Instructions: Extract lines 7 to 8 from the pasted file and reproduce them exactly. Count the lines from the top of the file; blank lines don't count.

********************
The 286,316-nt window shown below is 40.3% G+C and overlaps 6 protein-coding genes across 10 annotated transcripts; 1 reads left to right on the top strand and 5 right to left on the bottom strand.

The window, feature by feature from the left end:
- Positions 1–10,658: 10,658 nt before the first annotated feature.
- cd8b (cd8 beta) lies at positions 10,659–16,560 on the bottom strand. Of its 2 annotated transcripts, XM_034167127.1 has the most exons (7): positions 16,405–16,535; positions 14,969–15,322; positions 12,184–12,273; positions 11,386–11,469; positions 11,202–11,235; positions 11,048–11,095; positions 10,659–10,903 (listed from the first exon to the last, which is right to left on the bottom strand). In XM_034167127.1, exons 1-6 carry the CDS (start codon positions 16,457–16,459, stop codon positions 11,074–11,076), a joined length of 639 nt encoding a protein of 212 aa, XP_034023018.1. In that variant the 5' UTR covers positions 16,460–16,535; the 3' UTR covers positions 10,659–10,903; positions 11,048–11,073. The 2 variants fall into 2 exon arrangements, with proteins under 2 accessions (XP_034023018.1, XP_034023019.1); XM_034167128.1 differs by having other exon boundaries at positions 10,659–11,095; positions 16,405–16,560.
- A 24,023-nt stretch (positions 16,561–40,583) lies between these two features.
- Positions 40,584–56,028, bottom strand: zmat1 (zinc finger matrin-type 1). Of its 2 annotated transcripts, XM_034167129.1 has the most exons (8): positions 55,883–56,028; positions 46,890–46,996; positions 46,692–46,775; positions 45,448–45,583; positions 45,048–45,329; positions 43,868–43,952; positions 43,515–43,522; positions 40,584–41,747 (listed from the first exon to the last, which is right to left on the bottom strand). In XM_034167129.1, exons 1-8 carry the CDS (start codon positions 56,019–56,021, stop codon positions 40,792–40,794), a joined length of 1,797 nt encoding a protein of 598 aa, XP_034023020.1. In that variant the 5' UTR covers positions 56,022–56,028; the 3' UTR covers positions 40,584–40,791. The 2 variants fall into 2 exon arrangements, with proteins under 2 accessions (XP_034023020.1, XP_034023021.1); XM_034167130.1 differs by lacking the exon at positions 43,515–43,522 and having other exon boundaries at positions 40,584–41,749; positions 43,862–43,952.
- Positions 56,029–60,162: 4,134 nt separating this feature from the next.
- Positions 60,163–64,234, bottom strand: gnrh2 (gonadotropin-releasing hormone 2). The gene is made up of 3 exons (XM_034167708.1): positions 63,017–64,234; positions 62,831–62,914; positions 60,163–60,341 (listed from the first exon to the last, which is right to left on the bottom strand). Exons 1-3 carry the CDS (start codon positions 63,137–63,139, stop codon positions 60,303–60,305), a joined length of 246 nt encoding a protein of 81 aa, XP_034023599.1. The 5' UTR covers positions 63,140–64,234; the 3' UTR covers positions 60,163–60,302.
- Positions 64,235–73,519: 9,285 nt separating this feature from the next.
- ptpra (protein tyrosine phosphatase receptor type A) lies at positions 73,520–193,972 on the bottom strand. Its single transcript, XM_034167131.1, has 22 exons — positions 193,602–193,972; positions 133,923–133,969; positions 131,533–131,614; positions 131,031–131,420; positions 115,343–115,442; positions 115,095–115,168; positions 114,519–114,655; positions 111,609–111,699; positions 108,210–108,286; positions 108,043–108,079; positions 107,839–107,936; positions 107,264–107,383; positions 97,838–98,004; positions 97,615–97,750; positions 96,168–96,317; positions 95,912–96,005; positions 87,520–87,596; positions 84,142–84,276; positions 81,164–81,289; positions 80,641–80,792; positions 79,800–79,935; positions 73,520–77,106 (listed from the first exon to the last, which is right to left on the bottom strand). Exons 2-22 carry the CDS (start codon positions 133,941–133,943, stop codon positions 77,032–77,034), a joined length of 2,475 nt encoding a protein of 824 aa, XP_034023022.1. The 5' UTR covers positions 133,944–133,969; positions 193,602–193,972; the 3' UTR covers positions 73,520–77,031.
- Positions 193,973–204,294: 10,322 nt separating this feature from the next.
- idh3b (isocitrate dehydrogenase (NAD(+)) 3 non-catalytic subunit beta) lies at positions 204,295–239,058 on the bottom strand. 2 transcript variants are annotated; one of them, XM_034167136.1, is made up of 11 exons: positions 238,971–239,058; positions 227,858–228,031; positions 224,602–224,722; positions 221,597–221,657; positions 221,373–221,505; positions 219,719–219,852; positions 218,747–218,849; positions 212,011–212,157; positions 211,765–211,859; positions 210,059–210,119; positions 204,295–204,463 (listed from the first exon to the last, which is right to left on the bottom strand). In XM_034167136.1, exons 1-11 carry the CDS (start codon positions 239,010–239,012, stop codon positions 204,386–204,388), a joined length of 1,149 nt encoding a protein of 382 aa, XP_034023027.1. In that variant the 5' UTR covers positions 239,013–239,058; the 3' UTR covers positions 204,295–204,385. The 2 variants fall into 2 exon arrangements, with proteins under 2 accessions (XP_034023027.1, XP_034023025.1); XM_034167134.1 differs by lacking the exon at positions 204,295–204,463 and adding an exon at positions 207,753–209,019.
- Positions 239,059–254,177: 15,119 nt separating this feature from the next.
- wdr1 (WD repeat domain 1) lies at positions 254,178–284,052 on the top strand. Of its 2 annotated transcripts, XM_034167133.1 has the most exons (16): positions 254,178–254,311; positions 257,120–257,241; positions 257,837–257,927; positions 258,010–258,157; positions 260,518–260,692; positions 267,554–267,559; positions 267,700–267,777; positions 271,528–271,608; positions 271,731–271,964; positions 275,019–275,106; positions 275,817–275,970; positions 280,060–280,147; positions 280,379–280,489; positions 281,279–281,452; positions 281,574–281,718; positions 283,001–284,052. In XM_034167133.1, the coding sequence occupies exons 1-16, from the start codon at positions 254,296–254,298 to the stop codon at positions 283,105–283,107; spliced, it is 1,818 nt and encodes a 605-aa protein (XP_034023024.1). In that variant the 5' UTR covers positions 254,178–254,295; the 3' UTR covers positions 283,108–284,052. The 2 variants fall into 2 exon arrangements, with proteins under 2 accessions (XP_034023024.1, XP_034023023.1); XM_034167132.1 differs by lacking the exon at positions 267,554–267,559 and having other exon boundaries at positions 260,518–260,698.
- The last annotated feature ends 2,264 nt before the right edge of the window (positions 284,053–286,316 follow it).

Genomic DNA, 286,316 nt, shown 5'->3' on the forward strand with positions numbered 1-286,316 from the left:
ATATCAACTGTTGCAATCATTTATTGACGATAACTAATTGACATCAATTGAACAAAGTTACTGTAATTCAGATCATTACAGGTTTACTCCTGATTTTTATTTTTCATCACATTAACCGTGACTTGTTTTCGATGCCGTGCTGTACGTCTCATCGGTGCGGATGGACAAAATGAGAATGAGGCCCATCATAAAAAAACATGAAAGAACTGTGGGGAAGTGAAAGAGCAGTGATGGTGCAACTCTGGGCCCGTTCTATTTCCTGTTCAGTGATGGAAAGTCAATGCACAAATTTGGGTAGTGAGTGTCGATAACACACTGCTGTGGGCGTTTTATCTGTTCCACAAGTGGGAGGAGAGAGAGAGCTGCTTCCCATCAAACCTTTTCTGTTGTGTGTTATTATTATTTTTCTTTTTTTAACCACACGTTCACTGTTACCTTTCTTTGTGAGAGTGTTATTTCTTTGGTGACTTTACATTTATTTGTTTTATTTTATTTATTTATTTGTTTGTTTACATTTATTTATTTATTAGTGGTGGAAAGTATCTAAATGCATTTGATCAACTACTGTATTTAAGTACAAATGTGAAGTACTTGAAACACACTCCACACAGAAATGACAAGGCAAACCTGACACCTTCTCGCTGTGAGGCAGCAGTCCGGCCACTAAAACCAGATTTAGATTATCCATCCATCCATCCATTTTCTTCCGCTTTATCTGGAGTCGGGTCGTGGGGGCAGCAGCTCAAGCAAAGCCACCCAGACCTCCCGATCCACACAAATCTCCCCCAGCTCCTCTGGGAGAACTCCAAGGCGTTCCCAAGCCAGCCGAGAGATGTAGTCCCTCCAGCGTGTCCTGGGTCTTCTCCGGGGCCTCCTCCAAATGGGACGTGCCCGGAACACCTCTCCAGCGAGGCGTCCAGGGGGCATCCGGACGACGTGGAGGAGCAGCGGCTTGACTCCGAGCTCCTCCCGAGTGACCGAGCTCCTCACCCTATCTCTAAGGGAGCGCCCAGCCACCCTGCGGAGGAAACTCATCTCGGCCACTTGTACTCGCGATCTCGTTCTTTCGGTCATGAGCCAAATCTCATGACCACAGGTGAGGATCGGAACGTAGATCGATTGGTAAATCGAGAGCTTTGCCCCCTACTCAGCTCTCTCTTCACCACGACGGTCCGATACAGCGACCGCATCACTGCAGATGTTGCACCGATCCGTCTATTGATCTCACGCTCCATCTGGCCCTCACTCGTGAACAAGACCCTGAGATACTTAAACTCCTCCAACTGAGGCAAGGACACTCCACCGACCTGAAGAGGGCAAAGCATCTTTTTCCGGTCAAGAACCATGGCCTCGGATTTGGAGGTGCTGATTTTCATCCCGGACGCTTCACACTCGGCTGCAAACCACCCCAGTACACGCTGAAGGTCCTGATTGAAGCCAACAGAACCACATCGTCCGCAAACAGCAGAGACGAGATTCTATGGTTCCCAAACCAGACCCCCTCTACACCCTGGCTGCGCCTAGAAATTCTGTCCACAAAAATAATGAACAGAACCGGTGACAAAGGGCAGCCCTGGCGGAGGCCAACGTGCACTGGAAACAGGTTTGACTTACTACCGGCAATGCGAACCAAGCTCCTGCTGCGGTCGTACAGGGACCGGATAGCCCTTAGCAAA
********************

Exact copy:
- Positions 56,029–60,162: 4,134 nt separating this feature from the next.
- Positions 60,163–64,234, bottom strand: gnrh2 (gonadotropin-releasing hormone 2). The gene is made up of 3 exons (XM_034167708.1): positions 63,017–64,234; positions 62,831–62,914; positions 60,163–60,341 (listed from the first exon to the last, which is right to left on the bottom strand). Exons 1-3 carry the CDS (start codon positions 63,137–63,139, stop codon positions 60,303–60,305), a joined length of 246 nt encoding a protein of 81 aa, XP_034023599.1. The 5' UTR covers positions 63,140–64,234; the 3' UTR covers positions 60,163–60,302.